AASU to Offer New IT Degree
Savannah, GA - Computer-related jobs have become one of the fastest growing occupations in the region and throughout the nation. In a move to meet the local business communitys need to fill these positions, the Department of Computer Science at Armstrong Atlantic State University will offer certificates and a four-year degree program in information technology. The university received approval from the Board of Regents of the University System of Georgia to begin offering the new programs this spring.
"AASU has developed the Bachelor of Information Technology in response to a critical need for trained computer professionals in southeast Georgia," said Raymond Greenlaw, head of AASUs Department of Computer Science."
The degree program requires 120-semester hours of coursework in visual basic programming, operating systems, network administration, applied data communications, client/server systems, and database management.
The findings of a January 1998 Georgia Merit System survey of eighteen state agencies indicate that the inability to fill information technology positions with qualified staff is critical. According to Georgia Occupational Trends in Brief: Projections to 2006, the top three fastest growing occupations will continue to be associated with computer technology.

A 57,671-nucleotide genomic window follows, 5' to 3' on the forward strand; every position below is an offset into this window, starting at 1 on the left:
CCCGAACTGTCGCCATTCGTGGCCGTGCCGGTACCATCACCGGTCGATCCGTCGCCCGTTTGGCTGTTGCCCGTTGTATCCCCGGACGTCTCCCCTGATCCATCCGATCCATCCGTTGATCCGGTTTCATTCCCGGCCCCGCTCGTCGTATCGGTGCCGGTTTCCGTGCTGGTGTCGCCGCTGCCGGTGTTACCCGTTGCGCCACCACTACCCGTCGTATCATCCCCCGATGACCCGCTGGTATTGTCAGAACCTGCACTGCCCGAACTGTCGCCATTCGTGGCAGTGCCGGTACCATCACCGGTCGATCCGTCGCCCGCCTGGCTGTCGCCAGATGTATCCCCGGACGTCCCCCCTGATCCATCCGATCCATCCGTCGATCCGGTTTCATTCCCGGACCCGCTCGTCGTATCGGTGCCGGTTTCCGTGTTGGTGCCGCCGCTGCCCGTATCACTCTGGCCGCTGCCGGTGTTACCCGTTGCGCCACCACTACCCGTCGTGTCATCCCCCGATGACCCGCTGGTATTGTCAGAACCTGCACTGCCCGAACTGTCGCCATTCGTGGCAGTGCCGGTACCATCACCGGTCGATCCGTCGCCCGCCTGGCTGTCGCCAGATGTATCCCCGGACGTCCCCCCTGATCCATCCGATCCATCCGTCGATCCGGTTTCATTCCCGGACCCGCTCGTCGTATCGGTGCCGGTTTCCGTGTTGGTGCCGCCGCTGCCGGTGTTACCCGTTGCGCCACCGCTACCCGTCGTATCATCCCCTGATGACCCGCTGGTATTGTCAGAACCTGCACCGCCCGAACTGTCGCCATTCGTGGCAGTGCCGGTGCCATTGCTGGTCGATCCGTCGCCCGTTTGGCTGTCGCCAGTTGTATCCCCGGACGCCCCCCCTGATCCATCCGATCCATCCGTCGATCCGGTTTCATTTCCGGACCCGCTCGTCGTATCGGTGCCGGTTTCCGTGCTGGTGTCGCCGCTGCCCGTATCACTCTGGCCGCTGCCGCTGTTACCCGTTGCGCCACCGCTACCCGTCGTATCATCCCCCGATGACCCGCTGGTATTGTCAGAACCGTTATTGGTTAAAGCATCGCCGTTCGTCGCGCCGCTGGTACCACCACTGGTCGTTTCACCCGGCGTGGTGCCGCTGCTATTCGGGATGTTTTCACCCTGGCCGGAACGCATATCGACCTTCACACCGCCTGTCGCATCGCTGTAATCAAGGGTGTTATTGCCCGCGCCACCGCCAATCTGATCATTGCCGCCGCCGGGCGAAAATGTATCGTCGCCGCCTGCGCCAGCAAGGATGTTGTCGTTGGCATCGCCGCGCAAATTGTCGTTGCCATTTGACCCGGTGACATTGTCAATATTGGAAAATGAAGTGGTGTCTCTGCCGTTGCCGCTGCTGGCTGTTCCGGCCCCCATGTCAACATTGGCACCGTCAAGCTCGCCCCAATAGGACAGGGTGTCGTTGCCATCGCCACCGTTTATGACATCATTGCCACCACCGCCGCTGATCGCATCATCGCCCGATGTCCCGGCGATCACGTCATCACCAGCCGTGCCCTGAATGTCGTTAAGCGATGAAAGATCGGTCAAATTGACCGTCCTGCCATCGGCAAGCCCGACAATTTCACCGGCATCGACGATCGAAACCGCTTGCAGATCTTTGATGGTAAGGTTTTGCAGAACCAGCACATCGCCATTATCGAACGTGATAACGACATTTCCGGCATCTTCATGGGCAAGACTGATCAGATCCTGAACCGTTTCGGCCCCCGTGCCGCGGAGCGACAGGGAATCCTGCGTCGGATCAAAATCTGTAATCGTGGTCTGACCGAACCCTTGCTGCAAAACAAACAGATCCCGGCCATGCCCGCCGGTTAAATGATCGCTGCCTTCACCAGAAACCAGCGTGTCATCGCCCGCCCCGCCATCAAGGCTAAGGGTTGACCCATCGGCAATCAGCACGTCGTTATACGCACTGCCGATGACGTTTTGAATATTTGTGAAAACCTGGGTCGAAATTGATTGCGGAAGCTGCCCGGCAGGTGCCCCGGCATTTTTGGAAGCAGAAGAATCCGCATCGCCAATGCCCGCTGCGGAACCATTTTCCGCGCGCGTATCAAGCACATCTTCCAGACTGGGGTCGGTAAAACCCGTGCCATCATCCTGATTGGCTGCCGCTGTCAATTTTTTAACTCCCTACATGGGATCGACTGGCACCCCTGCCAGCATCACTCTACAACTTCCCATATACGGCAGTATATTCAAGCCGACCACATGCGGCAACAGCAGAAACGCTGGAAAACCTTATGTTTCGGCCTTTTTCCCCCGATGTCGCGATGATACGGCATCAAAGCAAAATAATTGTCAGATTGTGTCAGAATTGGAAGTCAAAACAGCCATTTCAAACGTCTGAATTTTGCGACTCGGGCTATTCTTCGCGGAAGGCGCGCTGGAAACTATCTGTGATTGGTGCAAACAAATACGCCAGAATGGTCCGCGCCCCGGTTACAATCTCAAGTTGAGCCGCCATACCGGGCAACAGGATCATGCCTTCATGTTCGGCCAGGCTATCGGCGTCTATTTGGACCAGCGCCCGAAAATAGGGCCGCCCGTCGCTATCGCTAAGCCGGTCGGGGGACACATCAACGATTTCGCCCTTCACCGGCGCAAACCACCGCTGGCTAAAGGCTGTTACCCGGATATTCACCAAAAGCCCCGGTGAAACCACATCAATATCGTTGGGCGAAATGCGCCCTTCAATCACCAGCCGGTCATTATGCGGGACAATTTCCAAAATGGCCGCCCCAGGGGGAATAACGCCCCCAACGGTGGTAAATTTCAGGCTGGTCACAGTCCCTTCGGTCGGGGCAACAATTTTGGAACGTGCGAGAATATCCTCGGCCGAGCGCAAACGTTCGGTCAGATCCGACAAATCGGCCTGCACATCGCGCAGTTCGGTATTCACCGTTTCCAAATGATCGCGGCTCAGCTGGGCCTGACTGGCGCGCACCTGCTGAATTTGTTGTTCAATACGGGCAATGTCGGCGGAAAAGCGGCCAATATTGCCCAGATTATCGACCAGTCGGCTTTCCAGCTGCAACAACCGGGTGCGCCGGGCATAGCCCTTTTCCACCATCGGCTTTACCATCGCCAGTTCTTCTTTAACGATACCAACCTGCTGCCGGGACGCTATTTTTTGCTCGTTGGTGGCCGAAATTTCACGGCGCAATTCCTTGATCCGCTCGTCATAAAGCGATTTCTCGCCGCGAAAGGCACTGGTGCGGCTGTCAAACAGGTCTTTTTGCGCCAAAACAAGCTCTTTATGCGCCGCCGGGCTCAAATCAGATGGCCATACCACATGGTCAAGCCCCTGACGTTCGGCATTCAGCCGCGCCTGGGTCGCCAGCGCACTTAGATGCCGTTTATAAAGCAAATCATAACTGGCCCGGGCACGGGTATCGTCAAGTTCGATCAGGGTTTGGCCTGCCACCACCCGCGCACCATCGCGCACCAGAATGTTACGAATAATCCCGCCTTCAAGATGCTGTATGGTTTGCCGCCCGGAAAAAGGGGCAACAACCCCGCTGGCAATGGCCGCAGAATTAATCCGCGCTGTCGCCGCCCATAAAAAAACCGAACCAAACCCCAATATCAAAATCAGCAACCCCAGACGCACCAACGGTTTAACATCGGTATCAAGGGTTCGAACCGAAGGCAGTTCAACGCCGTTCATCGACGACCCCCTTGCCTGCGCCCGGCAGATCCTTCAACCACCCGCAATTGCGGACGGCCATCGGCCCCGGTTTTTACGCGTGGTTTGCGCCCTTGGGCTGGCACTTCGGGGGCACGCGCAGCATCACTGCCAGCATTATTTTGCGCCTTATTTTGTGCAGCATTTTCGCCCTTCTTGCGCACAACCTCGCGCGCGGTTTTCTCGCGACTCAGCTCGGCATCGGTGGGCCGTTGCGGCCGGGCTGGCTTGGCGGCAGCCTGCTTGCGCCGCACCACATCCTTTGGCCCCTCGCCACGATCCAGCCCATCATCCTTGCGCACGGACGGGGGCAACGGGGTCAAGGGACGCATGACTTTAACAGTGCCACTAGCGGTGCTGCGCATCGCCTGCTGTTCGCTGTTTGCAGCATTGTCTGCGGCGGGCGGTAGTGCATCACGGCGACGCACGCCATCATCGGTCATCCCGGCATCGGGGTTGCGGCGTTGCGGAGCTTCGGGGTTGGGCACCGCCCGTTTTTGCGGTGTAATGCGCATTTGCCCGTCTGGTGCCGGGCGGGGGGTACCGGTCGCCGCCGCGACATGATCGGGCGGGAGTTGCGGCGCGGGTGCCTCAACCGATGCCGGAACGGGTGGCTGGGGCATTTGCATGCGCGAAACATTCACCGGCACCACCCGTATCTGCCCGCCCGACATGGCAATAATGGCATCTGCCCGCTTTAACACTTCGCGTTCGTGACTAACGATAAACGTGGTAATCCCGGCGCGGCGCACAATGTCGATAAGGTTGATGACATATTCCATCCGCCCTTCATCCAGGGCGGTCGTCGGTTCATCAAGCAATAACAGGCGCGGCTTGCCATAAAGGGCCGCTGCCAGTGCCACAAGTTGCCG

The US Department of Labor predicts an 117 percent increase in employment opportunities in computer and data processing services between 1998 and 2008, making this one of the nations fastest growing industries (Career Guide to Industries, U.S. department of Labor).
A certificate program in information technology also has been established to meet the needs of a wider range of students and employers. The Certificate of Information Technology with Applications will be offered at the introductory level with an emphasis in applications. The certificate program requires twelve credit hours of coursework for completion. Students will have the option of earning a more advanced Certificate of Information Technology with Programming by completing two additional courses in computer programming.
"The new programs are designed to prepare students for immediate employment in computer-related positions," said Greenlaw.
The new programs also will serve those already employed in the field and students in the region who want an opportunity to obtain a broad-based degree in information technology with an emphasis on applications.
For more information, contact AASUs Department of Computer Science at 927.5317.
September 17, 2001